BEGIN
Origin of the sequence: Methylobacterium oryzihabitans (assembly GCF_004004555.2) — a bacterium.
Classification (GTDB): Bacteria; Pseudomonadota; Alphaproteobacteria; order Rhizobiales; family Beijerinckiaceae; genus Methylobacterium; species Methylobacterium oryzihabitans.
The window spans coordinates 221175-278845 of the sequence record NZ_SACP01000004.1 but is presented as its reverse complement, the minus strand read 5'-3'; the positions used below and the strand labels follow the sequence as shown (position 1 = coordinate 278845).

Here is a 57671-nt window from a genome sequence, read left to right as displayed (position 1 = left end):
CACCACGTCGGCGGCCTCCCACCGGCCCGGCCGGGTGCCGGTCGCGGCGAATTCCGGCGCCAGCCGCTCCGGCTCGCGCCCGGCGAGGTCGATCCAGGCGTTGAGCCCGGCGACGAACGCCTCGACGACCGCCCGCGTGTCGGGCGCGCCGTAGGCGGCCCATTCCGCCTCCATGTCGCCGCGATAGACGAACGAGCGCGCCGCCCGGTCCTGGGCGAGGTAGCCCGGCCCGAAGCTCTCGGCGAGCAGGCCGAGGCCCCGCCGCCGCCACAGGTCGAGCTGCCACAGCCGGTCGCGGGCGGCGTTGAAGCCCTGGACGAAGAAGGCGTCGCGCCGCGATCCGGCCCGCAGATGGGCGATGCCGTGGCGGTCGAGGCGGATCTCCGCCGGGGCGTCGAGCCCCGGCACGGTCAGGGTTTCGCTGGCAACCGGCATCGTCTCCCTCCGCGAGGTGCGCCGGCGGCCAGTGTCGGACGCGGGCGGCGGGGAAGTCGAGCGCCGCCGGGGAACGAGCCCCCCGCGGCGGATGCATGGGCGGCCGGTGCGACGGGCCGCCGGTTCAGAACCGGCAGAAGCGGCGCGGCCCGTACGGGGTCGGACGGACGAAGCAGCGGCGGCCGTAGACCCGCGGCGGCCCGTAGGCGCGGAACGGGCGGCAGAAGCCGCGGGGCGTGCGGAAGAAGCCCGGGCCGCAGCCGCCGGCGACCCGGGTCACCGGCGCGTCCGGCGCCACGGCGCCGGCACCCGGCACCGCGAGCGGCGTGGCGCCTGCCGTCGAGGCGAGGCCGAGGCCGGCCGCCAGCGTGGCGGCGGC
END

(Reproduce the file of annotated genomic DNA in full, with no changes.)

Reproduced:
Origin of the sequence: Methylobacterium oryzihabitans (assembly GCF_004004555.2) — a bacterium.
Classification (GTDB): Bacteria; Pseudomonadota; Alphaproteobacteria; order Rhizobiales; family Beijerinckiaceae; genus Methylobacterium; species Methylobacterium oryzihabitans.
The window spans coordinates 221175-278845 of the sequence record NZ_SACP01000004.1 but is presented as its reverse complement, the minus strand read 5'-3'; the positions used below and the strand labels follow the sequence as shown (position 1 = coordinate 278845).

Here is a 57671-nt window from a genome sequence, read left to right as displayed (position 1 = left end):
CACCACGTCGGCGGCCTCCCACCGGCCCGGCCGGGTGCCGGTCGCGGCGAATTCCGGCGCCAGCCGCTCCGGCTCGCGCCCGGCGAGGTCGATCCAGGCGTTGAGCCCGGCGACGAACGCCTCGACGACCGCCCGCGTGTCGGGCGCGCCGTAGGCGGCCCATTCCGCCTCCATGTCGCCGCGATAGACGAACGAGCGCGCCGCCCGGTCCTGGGCGAGGTAGCCCGGCCCGAAGCTCTCGGCGAGCAGGCCGAGGCCCCGCCGCCGCCACAGGTCGAGCTGCCACAGCCGGTCGCGGGCGGCGTTGAAGCCCTGGACGAAGAAGGCGTCGCGCCGCGATCCGGCCCGCAGATGGGCGATGCCGTGGCGGTCGAGGCGGATCTCCGCCGGGGCGTCGAGCCCCGGCACGGTCAGGGTTTCGCTGGCAACCGGCATCGTCTCCCTCCGCGAGGTGCGCCGGCGGCCAGTGTCGGACGCGGGCGGCGGGGAAGTCGAGCGCCGCCGGGGAACGAGCCCCCCGCGGCGGATGCATGGGCGGCCGGTGCGACGGGCCGCCGGTTCAGAACCGGCAGAAGCGGCGCGGCCCGTACGGGGTCGGACGGACGAAGCAGCGGCGGCCGTAGACCCGCGGCGGCCCGTAGGCGCGGAACGGGCGGCAGAAGCCGCGGGGCGTGCGGAAGAAGCCCGGGCCGCAGCCGCCGGCGACCCGGGTCACCGGCGCGTCCGGCGCCACGGCGCCGGCACCCGGCACCGCGAGCGGCGTGGCGCCTGCCGTCGAGGCGAGGCCGAGGCCGGCCGCCAGCGTGGCGGCGGC